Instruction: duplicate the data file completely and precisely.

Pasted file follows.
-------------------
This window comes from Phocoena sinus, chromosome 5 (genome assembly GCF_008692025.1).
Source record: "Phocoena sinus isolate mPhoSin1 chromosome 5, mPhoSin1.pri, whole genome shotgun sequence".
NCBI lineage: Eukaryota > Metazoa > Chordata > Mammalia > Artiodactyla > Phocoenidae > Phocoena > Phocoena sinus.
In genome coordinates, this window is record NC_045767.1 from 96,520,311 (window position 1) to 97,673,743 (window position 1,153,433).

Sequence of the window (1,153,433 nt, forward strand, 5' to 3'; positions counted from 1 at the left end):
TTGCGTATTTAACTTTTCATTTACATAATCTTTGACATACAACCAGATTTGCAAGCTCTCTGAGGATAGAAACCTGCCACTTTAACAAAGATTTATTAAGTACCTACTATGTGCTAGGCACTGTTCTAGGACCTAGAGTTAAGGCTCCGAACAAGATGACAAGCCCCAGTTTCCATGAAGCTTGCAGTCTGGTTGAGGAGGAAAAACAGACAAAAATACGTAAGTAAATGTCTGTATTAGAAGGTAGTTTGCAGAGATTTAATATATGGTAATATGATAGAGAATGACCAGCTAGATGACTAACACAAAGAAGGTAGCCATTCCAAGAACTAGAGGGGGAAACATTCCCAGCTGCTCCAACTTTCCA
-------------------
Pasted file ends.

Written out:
This window comes from Phocoena sinus, chromosome 5 (genome assembly GCF_008692025.1).
Source record: "Phocoena sinus isolate mPhoSin1 chromosome 5, mPhoSin1.pri, whole genome shotgun sequence".
NCBI lineage: Eukaryota > Metazoa > Chordata > Mammalia > Artiodactyla > Phocoenidae > Phocoena > Phocoena sinus.
In genome coordinates, this window is record NC_045767.1 from 96,520,311 (window position 1) to 97,673,743 (window position 1,153,433).

Sequence of the window (1,153,433 nt, forward strand, 5' to 3'; positions counted from 1 at the left end):
TTGCGTATTTAACTTTTCATTTACATAATCTTTGACATACAACCAGATTTGCAAGCTCTCTGAGGATAGAAACCTGCCACTTTAACAAAGATTTATTAAGTACCTACTATGTGCTAGGCACTGTTCTAGGACCTAGAGTTAAGGCTCCGAACAAGATGACAAGCCCCAGTTTCCATGAAGCTTGCAGTCTGGTTGAGGAGGAAAAACAGACAAAAATACGTAAGTAAATGTCTGTATTAGAAGGTAGTTTGCAGAGATTTAATATATGGTAATATGATAGAGAATGACCAGCTAGATGACTAACACAAAGAAGGTAGCCATTCCAAGAACTAGAGGGGGAAACATTCCCAGCTGCTCCAACTTTCCA